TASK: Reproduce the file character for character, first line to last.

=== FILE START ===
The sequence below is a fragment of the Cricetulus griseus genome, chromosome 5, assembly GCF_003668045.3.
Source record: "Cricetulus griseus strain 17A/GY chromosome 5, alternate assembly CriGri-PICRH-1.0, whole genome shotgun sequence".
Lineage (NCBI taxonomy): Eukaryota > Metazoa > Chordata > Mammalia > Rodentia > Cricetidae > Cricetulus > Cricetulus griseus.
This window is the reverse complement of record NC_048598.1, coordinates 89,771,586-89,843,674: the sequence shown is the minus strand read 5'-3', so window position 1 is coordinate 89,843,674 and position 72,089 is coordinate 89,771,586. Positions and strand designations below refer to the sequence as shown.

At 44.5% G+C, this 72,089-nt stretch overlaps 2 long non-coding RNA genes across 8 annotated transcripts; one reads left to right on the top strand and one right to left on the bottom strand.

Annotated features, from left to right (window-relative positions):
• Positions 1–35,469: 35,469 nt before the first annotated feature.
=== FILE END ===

The sequence below is a fragment of the Cricetulus griseus genome, chromosome 5, assembly GCF_003668045.3.
Source record: "Cricetulus griseus strain 17A/GY chromosome 5, alternate assembly CriGri-PICRH-1.0, whole genome shotgun sequence".
Lineage (NCBI taxonomy): Eukaryota > Metazoa > Chordata > Mammalia > Rodentia > Cricetidae > Cricetulus > Cricetulus griseus.
This window is the reverse complement of record NC_048598.1, coordinates 89,771,586-89,843,674: the sequence shown is the minus strand read 5'-3', so window position 1 is coordinate 89,843,674 and position 72,089 is coordinate 89,771,586. Positions and strand designations below refer to the sequence as shown.

At 44.5% G+C, this 72,089-nt stretch overlaps 2 long non-coding RNA genes across 8 annotated transcripts; one reads left to right on the top strand and one right to left on the bottom strand.

Annotated features, from left to right (window-relative positions):
• Positions 1–35,469: 35,469 nt before the first annotated feature.